Four former linebackers transition from the field to the sideline

Published by adviser, Author: Jordyn Bennett - Assistant Sports Editor, Date: September 8, 2016

Former Slippery Rock head football coach George Mihalik would tell all of his players when they first stepped foot on the field as a member of the program, ‘once you wear the green and white, you will always be a part of the green and white’.

For some, it could mean donating money and getting your name put on one of the plaques recognizing all of the donors as you enter the locker room. For others, it could be in the bleachers or at home cheering the next generations of hopeful champions on. But, for people like ex-Rock star linebacker Quindell Dean, he is on the sideline coaching his alma mater.

“I bleed green and white,” Dean said. “When they called me and gave me the opportunity to come back and coach, it really meant a lot.”

Dean, a transfer student from the University of Toledo, was an All-American his senior year and two-time all-conference selection during his time at SRU. During his four years as a player, he played in 44 games, totaling 239 tackles, 9 sacks, and 3 interceptions. In 2015 he returned back to the Rock as a graduate assistant on the coaching staff and is now the defensive backs coach.

Going on three years of not playing, Dean finds himself coaching some of his old teammates. Once a team captain, Dean finds himself in the leadership role again in front of some familiar faces and hasn’t lost any respect. He has gained more in his eyes, he said, and that’s because of what he had done on the field.

“I don’t talk at players, I talk to them,” Dean said. “I think people who did know me respected me from the gate.”

In most cases, this would be a once in a lifetime opportunity that most players don’t get, but for The Rock, it seems to be the norm. Dean is one of four former SRU linebackers on the coaching staff. He is joined by Rock head coach Shawn Lutz’s successor and defensive coordinator Domenick Razzano, defensive linemen coach Mike Grata, and assistant linebackers coach Teven Williams. Razzano played his last season for the Rock in 2008, while Grata and Williams played their last games in green and white last season.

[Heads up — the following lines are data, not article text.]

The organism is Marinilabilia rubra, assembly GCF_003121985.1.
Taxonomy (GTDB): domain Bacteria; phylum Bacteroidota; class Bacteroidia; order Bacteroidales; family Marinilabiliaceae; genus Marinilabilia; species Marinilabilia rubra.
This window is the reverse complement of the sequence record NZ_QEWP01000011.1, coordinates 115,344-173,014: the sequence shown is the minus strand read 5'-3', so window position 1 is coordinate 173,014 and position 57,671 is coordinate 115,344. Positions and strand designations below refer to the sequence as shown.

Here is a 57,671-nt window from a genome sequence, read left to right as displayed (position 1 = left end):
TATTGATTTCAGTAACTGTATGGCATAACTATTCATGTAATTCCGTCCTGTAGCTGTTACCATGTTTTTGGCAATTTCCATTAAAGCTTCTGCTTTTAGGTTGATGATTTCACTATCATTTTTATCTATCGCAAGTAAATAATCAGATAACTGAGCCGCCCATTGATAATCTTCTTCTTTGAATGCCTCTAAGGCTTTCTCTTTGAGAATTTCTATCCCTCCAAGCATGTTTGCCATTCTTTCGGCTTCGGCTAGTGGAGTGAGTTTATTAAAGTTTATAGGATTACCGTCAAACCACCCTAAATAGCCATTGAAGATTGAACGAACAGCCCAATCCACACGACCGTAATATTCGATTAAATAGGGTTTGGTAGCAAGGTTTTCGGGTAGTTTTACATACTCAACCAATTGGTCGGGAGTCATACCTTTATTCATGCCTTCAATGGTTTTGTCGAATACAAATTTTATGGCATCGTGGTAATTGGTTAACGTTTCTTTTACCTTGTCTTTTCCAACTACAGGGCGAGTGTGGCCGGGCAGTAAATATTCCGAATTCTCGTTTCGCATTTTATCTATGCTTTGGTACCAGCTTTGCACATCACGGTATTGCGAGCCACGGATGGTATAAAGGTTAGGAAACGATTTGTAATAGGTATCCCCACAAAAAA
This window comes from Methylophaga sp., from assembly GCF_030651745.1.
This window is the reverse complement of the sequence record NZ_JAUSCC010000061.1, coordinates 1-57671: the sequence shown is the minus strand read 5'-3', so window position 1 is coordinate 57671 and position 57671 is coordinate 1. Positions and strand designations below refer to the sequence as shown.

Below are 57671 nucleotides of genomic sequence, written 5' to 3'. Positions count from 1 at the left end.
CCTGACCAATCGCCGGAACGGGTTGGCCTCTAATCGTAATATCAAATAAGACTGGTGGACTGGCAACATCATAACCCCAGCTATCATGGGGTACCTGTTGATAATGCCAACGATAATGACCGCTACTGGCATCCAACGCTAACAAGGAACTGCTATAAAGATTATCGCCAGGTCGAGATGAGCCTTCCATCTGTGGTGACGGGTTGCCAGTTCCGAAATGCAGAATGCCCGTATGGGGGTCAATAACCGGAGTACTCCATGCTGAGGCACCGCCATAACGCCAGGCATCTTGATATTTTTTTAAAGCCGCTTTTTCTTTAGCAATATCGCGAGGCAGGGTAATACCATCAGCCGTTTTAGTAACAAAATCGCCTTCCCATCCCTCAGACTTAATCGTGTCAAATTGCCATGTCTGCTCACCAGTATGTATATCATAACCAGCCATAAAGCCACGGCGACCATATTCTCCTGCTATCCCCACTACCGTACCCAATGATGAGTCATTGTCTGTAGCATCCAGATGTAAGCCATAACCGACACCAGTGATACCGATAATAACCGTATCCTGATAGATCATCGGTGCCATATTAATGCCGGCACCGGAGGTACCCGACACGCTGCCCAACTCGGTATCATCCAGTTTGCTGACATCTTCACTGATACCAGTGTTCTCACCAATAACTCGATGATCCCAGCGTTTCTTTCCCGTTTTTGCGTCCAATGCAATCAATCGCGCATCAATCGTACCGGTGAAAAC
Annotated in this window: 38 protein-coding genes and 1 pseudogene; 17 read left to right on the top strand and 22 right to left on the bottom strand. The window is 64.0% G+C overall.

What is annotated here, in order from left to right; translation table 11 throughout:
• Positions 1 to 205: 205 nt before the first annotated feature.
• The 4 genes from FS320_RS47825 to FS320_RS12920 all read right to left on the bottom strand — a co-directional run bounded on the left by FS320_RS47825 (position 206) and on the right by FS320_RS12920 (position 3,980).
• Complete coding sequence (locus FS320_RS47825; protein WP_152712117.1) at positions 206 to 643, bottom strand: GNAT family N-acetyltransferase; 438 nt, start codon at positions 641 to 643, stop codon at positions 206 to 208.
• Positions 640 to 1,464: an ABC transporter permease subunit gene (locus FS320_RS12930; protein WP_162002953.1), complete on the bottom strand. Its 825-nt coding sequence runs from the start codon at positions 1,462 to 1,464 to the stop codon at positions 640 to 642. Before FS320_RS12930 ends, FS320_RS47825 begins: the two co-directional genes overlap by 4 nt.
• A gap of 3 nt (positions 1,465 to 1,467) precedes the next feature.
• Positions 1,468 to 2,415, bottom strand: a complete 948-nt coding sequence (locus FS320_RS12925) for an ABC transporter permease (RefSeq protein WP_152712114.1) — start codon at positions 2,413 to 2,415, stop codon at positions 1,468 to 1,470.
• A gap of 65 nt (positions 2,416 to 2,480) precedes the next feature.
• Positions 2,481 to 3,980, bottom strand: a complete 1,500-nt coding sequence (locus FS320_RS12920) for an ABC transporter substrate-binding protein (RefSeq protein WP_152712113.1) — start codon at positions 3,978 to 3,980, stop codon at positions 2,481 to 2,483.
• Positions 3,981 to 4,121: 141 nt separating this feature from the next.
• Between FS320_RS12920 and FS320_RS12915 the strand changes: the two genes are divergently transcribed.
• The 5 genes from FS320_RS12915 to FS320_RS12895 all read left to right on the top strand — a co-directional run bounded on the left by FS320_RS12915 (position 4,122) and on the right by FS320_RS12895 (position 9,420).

Some would call it irony that all the coaches played linebackers, but these ex-players believed this is what Rock linebackers were prepared for. Williams, an All-American in 2015 after his transfer from Youngstown State University, said that it’s the standard for SRU linebackers.

“Linebacker is a position in which you have to be very knowledgeable,” Williams said. “As you can see, it’s trend that transfers right into coaching.”

Grata may have been even more prepared by his coaches than Williams even though they played side-by-side. A team captain on a Rock football team that made it to the quarterfinals of the NCAA Division II national playoffs, Grata said the coaches kept him close to them which helped him to better understand the game.

“My senior year, the defensive staff allowed me to be in the room on Mondays when they game planned,” Grata said.

All of these coaches are very different in their own way and express themselves differently, but no matter how they say it, they all agree that their love for the Rock hasn’t changed. Razzano, the oldest of the group, says that the only difference since he graduated, is the university’s appearance.

“The standard for Rock football hasn’t changed” Razzano said. “The campus has changed, but Slippery Rock is still Slippery Rock.”

These four players were never all teammates at the same time. Last season was the closest they have ever been with two players on the team and two on staff. Even though they may have not have all been able to call one another a teammate, they have all been able to call Lutz ‘coach’ at one point.

Lutz said he enjoyed having all of them as players, but was unaware of the common bond between the four coaches. He said the fact that they were Rock football players was not the only reason they hold the positions they do.

“You want the most qualified guys,” Lutz said. “They’re great people, they know the game of football, but most importantly they know what we are all about.”

Having a staff that has been through the program to teach it has shown to be an effective way for the Rock to excel through Division II football over the last couple of years. With the trend of the SRU staff being linebackers, the doors are open for players in their last year such as senior linebacker Bob Vernick or redshirt senior linebacker Anthony Zappone to be the next linebacker to convert from a player to coach at his alma mater.


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